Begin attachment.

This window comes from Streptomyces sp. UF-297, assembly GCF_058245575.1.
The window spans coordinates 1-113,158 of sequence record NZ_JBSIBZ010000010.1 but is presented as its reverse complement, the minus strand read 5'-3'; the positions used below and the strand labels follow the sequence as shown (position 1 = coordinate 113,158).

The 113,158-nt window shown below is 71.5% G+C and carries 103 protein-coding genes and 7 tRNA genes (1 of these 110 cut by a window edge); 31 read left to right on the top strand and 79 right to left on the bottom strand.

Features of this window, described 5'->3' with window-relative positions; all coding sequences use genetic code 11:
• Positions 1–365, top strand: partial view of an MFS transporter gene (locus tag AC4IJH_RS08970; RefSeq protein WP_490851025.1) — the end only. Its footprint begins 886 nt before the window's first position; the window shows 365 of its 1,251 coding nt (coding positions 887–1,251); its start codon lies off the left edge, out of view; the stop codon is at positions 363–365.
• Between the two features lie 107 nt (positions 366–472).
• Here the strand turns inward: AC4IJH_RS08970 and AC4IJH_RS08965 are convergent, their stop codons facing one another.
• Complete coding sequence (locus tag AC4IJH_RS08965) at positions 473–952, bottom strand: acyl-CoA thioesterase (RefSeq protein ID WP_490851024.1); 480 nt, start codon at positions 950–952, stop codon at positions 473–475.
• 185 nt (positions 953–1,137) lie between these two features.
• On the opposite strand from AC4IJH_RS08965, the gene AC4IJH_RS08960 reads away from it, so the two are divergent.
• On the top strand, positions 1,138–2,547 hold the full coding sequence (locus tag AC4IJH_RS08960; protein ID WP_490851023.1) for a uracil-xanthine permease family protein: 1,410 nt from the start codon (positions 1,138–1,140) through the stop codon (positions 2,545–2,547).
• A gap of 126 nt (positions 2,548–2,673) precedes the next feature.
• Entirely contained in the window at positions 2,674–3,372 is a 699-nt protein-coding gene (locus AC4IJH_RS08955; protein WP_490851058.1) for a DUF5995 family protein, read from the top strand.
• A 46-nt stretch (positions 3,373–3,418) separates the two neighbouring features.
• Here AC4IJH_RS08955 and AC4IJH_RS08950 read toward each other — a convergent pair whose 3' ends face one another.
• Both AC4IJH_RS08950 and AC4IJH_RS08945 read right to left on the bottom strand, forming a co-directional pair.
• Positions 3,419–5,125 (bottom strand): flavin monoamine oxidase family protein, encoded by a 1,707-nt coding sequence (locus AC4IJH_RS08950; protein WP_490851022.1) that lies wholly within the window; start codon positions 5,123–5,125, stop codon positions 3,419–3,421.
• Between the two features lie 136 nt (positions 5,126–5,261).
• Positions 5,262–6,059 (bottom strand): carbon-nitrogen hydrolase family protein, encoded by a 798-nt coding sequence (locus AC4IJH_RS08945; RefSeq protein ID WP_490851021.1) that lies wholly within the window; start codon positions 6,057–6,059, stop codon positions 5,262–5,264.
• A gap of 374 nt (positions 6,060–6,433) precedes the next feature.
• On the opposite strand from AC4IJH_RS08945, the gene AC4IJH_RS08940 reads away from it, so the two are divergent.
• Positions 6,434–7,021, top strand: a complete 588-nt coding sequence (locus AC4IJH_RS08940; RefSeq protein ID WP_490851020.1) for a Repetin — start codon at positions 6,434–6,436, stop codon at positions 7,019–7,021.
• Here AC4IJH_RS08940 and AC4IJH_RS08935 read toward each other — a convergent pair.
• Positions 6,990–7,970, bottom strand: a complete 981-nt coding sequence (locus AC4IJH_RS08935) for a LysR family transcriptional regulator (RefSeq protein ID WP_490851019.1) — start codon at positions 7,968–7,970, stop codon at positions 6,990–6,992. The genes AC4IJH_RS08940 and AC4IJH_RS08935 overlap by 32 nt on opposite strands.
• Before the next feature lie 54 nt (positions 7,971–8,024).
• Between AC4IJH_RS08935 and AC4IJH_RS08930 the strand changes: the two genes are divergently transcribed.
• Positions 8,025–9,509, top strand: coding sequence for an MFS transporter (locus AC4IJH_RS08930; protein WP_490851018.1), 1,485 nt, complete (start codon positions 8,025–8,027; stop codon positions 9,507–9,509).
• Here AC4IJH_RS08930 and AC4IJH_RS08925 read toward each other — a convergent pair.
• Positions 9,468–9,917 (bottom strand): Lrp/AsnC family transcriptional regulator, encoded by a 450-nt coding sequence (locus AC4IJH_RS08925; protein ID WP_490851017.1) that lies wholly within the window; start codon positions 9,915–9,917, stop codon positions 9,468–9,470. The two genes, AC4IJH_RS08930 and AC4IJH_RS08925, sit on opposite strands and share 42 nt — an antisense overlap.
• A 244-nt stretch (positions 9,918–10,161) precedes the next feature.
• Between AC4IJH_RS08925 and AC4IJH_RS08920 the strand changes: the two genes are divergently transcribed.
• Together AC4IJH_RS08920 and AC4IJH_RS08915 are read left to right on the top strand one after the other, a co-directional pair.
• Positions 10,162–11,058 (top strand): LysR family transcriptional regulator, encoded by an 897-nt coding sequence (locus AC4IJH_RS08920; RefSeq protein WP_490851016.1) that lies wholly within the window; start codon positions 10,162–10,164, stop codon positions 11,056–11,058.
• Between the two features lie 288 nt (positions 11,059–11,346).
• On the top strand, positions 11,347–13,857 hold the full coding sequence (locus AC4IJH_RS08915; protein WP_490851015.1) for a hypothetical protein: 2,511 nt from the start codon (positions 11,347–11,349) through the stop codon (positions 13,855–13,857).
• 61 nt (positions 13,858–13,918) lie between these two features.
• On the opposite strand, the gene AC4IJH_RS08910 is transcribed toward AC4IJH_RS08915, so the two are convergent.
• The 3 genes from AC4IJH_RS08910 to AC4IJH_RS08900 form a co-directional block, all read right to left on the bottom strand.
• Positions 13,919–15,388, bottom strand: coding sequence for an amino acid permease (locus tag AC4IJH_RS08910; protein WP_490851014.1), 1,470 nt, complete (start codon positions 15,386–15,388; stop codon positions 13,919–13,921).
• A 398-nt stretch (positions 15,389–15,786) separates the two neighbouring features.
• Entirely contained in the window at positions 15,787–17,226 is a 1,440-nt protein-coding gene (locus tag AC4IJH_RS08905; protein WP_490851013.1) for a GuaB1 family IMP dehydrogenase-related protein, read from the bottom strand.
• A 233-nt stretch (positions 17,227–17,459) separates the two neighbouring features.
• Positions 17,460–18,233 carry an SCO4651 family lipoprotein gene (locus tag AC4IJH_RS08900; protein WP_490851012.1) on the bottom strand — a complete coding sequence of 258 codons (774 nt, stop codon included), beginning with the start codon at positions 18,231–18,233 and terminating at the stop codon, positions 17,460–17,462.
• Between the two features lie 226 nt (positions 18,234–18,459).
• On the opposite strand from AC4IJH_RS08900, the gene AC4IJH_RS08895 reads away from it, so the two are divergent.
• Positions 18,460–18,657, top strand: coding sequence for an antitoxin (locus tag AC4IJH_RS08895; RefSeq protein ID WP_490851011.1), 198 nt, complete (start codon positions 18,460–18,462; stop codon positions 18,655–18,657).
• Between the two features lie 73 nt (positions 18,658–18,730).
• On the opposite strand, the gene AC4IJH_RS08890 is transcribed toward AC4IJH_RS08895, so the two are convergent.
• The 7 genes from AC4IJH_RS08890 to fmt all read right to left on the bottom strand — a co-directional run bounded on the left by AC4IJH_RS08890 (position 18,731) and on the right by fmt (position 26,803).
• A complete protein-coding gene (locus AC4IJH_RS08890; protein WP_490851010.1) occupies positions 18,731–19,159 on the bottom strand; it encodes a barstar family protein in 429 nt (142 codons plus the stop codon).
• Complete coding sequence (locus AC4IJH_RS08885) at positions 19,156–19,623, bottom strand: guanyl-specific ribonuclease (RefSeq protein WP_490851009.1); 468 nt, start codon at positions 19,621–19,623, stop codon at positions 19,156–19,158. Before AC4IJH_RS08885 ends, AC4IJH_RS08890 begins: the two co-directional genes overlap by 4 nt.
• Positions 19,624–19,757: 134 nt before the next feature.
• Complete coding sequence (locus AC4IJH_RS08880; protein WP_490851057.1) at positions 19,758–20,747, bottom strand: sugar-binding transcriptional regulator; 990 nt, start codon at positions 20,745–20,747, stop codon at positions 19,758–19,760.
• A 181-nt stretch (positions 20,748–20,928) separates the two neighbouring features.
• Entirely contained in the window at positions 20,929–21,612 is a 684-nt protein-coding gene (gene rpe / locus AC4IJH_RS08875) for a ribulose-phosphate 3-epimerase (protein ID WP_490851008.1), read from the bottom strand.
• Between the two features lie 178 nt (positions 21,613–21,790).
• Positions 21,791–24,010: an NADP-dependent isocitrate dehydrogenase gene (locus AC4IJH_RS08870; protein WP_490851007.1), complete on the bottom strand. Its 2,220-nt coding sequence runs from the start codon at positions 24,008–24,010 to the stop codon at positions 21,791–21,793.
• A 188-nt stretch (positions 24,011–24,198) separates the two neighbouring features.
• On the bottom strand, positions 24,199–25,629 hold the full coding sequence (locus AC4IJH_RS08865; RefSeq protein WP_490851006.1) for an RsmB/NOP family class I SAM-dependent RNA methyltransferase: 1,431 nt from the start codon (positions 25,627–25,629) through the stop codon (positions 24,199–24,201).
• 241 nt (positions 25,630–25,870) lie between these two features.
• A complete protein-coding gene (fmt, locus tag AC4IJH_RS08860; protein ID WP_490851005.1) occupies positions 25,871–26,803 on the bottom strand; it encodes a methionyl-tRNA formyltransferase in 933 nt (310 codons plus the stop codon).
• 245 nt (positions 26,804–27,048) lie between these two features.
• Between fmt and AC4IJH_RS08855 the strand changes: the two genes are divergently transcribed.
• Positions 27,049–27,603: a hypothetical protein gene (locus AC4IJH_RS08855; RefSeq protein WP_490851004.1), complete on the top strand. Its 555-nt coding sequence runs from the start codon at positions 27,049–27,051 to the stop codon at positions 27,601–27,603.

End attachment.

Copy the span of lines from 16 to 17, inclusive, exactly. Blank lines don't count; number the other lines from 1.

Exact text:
• Both AC4IJH_RS08950 and AC4IJH_RS08945 read right to left on the bottom strand, forming a co-directional pair.
• Positions 3,419–5,125 (bottom strand): flavin monoamine oxidase family protein, encoded by a 1,707-nt coding sequence (locus AC4IJH_RS08950; protein WP_490851022.1) that lies wholly within the window; start codon positions 5,123–5,125, stop codon positions 3,419–3,421.